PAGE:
personal reflections on human rights...and other stuff

Ending Violence Against Women: Bringing Those Ridiculous Statistics Down to Zero

One day until Black Friday sales!
Less than four weeks until the new Star Wars movie!
One month until Christmas!
Sixteen days to raise awareness about violence against women! 

Go ahead and pick the one that’s most important to you. Before you do, think of these statistics:
  • One in three boys and men are victims of physical and sexual abuse, often at the hands of their partners. 
  • 4.5 million boys and men around the world are victims of forced sexual exploitation.
  • 700 million men were married as children, 250 million of whom before the age of 15.
  • 1 in 2 murdered men worldwide in 2012 were killed by their partners or family members.

Now waitaminute!

You’re probably thinking, these statistics simply cannot be true. Nonsense! And you’d be right. There’s no way there are that many boys and men who are victims of violence at the hands of their partners. No way so many boys and men can be victims of sexual exploitation or married as children. These numbers are ridiculous; they make no sense.

The statistics are indeed ridiculous, but they are not fabricated: switch “boys” and “men” with “girls” and “women” in each of those statistics and you get the world’s current reality. I switched the sexes from these true sobering facts.

Violence against women and girls – from physical, sexual, verbal, emotional, financial, and spiritual – extends far too profoundly into the fabric of every culture. The causes are numerous, but at the heart of much of the violence is a deep inequality between men and women. As stated by the Canadian Women’s Foundation: “In our society, gender inequality is visible in many areas, including politics, religion, media, cultural norms, and the workplace. Both men and women receive many messages—both blatant and covert—that men are more important than women. This fundamental inequality creates a rationale for humiliation, intimidation, control, abuse, and even murder.”  

In Canada, there are groups that are especially vulnerable: 2/3 of women who are victims of sexual assault are under the age of 24; Aboriginal women are eight times more likely to be killed by their partner than non-Aboriginal women; and 60% of women with disabilities are victims of violence. While these groups account for a disproportionate number for victims, it falls on everybody – men, women, boys, and girls – to understand the causes of violence against women, to empower girls and women to understand and fully enjoy their rights, to educate boys, men, women and girls on harmful behaviours, attitudes and practices that contribute to violence against women, and of course for everyone to talk about it. Violence against women cannot remain taboo or a private matter. It shouldn’t be talked about jokingly; it shouldn’t be perpetuated from one generation to the next.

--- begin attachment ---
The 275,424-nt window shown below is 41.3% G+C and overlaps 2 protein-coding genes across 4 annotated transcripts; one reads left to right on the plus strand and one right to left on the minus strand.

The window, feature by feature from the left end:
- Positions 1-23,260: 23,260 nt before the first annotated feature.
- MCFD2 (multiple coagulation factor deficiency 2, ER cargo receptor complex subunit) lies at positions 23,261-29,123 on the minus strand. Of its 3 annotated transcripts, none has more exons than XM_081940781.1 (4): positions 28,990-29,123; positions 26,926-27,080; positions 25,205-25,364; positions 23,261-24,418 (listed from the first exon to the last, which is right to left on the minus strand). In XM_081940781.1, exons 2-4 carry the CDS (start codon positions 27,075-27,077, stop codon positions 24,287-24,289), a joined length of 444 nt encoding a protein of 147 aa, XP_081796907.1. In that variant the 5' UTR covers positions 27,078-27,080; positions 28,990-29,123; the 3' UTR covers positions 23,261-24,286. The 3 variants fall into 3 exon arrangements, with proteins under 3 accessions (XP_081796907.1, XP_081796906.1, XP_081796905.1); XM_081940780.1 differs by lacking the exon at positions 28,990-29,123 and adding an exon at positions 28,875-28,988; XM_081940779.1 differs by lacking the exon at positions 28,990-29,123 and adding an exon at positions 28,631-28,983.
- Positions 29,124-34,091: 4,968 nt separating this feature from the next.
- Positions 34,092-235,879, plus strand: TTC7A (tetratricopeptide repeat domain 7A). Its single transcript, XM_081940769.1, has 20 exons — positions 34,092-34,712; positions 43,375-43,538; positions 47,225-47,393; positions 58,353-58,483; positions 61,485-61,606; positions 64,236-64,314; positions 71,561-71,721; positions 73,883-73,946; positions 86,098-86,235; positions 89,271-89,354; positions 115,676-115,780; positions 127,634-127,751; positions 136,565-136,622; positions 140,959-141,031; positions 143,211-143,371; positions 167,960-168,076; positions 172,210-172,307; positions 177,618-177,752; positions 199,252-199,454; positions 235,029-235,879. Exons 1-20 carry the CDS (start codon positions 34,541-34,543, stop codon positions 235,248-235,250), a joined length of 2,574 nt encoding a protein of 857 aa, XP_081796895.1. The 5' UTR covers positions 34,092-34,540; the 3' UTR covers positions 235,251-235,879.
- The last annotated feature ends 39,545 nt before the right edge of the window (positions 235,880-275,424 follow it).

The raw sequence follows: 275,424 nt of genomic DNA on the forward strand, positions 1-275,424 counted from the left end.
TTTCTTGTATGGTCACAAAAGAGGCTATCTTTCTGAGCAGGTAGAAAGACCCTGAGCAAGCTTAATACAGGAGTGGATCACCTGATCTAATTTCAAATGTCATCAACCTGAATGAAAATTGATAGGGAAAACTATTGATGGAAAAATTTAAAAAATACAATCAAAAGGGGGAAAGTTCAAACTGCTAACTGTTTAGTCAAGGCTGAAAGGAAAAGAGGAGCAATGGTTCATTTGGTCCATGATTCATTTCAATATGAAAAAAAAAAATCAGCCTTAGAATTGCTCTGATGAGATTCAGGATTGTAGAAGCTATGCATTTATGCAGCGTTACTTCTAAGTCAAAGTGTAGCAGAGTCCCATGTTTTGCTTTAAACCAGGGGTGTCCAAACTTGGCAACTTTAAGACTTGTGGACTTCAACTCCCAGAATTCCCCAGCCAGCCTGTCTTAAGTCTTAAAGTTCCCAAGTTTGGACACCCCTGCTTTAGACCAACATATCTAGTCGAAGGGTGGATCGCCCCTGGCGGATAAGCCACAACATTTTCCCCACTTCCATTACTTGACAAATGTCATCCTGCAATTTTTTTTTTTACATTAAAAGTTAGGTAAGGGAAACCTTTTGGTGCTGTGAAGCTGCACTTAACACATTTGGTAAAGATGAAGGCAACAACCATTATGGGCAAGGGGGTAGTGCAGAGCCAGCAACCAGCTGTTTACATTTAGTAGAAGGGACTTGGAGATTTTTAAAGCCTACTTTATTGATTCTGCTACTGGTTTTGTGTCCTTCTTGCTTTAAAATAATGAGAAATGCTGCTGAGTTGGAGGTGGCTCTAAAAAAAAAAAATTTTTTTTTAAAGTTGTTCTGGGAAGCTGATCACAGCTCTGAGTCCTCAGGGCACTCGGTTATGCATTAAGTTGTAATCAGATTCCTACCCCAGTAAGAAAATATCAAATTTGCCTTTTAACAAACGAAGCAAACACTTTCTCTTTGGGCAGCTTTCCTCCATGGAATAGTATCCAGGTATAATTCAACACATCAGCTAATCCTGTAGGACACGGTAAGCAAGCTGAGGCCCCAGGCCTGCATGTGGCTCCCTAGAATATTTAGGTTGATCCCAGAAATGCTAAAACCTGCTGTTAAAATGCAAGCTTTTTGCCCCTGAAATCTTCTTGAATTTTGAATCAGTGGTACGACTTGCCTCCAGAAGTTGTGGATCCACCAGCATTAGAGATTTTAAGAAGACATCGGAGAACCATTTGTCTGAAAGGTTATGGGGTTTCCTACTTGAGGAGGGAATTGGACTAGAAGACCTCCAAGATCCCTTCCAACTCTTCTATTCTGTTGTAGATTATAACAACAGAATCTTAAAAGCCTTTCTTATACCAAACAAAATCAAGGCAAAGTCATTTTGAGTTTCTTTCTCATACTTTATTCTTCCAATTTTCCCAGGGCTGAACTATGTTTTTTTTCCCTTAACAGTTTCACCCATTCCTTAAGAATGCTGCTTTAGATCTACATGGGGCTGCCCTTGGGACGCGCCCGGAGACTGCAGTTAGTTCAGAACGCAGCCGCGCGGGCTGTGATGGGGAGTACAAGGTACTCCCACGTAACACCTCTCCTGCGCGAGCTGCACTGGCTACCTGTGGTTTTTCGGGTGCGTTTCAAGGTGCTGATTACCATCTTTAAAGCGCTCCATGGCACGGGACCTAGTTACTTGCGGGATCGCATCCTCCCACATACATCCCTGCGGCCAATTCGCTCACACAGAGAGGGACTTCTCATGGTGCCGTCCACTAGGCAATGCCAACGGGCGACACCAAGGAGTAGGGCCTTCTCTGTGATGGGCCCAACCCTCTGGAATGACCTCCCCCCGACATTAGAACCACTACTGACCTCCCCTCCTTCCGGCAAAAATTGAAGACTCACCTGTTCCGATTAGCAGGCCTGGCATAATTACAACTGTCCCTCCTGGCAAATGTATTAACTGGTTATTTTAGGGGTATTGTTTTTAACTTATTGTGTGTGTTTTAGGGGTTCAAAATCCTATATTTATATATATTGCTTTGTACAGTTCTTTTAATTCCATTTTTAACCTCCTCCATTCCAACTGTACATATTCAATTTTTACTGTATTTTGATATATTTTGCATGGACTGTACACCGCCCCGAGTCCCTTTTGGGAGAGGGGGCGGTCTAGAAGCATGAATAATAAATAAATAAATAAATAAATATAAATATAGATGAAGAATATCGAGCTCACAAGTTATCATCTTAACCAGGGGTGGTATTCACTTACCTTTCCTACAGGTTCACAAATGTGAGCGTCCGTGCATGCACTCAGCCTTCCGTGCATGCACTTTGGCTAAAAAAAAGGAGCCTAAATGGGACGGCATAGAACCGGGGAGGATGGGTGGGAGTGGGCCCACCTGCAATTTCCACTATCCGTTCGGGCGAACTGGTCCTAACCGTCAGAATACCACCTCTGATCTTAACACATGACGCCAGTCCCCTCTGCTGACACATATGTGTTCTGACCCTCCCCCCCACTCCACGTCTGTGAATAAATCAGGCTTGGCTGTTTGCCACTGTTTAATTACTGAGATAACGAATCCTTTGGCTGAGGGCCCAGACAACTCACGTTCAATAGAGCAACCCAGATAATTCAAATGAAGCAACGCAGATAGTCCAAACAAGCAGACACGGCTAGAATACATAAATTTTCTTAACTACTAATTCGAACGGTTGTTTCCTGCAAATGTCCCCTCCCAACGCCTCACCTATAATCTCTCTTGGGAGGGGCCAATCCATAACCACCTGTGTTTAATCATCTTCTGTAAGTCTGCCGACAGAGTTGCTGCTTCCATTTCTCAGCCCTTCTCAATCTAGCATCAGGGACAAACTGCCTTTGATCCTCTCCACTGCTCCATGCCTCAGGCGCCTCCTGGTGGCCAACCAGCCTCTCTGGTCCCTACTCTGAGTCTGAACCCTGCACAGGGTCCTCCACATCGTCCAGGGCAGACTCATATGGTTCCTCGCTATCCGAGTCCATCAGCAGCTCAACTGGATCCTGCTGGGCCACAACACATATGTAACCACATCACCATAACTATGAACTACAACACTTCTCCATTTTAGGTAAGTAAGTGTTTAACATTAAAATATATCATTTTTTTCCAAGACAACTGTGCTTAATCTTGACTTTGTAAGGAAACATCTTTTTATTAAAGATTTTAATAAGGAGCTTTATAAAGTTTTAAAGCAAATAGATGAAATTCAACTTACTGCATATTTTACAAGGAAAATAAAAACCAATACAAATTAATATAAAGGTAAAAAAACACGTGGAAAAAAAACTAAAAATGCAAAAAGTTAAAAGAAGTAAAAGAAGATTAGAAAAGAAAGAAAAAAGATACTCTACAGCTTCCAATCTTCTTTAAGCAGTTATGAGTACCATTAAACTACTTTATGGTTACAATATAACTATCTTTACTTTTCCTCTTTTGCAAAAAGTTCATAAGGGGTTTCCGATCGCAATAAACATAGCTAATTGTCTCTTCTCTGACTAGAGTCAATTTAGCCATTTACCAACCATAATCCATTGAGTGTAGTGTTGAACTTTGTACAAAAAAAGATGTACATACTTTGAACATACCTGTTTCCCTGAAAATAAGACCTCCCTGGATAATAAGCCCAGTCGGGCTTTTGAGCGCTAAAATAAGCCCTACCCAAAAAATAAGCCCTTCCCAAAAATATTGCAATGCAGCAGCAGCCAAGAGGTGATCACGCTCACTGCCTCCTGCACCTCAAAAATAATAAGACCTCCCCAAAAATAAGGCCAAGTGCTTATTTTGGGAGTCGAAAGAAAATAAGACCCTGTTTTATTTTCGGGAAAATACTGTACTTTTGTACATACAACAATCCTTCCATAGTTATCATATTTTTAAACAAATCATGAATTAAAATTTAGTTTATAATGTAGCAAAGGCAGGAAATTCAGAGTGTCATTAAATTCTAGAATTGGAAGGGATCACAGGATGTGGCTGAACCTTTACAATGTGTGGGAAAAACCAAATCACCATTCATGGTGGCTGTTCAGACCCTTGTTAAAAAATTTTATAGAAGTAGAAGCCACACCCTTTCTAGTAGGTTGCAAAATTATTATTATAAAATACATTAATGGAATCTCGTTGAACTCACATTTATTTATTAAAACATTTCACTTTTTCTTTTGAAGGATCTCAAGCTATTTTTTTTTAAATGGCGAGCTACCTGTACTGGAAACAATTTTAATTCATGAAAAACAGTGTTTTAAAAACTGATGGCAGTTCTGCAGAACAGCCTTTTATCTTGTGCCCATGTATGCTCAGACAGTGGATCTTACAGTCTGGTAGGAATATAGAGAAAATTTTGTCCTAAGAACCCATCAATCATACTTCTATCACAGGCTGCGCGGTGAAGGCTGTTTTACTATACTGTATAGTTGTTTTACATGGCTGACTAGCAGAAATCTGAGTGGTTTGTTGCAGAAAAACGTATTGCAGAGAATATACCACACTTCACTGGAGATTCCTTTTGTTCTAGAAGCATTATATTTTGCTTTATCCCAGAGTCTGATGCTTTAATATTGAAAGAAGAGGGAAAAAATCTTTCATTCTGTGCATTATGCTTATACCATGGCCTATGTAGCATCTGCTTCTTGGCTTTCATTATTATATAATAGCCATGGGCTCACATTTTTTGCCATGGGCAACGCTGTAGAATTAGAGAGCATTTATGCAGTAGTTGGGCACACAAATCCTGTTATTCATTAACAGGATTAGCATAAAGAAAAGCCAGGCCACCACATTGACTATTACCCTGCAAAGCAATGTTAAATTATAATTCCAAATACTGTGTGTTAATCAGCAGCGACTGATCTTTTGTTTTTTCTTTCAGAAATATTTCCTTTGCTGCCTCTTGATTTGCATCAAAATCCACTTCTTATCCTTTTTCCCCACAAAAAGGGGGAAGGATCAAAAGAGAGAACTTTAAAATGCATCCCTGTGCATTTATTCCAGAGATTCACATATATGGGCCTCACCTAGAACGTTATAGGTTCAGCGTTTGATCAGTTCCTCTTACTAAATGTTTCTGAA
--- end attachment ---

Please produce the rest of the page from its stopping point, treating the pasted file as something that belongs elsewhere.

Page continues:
I’ve been lucky; I was raised by my mother, a woman who defiantly challenged instances when she was discriminated against. She’d come back from a garage after getting her car serviced and tell me: “They were going to take advantage of me and charge me for things I didn’t need because I’m a woman, but Buster Boy, I told them they’d better not.” She would be verbally abused, but she stood her ground. If she were being treated like shit, she’d throw it back in the guy’s face. She showed me that you had to stand up for what’s right (and that you were pretty stupid if you decided to take advantage of my mother). Just as importantly, her courage in facing discrimination exposed me to its existence in our society. Getting ripped off by a mechanic is not nearly the same as severe forms of violence against women like physical or sexual abuse. However it speaks to a persistent inequality that many men perpetuate and continue to assume is “normal.” But it’s not normal. These forms of discrimination and violence have to be named, have to be talked about, and need to end. 

November 25 marks the start of a global campaign to end violence against women. The campaign is referenced on social media through hashtags such as #16days or #orangetheworld. It won’t happen in the next 16 days, but everyone should take the time – between shopping for that big screen TV at a Black Friday sale, purchasing tickets for the latest Star Wars movie, or buying a couple of gifts on your Xmas list – to learn more about violence against women and ways to bring those real statistics down to zero.
http://www.unwomen.org/en/what-we-do/ending-violence-against-women/take-action/16-days-of-activism

Learn more: UN Women kicks of its 16 days of activism to end violence against women from November 25 until December 10. Ideas on what to do, including ways to show support through social media, can be found here



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